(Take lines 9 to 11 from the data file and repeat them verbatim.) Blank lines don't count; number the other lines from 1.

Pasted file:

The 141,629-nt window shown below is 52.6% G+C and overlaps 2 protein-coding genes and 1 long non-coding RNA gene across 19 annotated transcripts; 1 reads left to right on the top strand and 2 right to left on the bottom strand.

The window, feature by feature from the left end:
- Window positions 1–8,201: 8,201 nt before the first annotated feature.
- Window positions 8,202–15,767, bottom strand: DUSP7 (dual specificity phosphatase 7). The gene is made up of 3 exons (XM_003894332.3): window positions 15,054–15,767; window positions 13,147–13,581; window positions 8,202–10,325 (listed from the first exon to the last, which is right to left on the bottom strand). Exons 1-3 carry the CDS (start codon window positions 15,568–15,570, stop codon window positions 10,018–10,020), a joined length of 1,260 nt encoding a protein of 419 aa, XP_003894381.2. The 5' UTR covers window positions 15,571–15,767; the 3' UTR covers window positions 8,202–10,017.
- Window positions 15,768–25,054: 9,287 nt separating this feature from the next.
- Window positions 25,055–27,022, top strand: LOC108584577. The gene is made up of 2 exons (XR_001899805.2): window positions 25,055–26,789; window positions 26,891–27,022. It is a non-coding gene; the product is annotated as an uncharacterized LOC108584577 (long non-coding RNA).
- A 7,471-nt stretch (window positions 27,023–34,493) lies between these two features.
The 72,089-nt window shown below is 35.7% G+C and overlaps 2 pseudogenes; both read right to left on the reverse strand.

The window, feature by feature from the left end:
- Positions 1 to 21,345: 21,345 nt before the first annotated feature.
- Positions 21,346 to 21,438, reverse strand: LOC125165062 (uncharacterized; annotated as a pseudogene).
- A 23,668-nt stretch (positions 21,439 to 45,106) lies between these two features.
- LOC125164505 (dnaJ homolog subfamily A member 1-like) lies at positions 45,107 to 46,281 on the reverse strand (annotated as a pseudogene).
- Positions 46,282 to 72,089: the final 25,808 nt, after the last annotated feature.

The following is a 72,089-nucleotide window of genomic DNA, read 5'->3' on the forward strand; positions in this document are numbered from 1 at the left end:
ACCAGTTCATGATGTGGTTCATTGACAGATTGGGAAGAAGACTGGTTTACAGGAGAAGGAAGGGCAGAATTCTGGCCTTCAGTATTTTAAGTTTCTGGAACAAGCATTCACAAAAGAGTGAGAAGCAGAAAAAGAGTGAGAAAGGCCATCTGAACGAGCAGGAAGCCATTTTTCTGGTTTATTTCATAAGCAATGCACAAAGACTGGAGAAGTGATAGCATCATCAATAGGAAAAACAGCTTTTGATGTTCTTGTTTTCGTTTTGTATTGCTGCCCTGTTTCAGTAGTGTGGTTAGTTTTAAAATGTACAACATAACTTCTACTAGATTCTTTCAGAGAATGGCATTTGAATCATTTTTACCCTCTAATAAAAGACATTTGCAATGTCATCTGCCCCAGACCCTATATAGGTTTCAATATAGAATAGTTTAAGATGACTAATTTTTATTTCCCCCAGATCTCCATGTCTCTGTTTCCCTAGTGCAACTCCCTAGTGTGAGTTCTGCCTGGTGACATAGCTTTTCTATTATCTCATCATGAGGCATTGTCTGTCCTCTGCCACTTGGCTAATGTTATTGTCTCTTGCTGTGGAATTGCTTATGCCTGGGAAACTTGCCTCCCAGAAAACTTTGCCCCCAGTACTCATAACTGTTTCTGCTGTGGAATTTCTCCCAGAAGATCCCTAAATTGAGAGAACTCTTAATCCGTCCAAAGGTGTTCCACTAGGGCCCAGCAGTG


The window, feature by feature from the left end:
- Positions 1 to 21,345: 21,345 nt before the first annotated feature.
- Positions 21,346 to 21,438, reverse strand: LOC125165062 (uncharacterized; annotated as a pseudogene).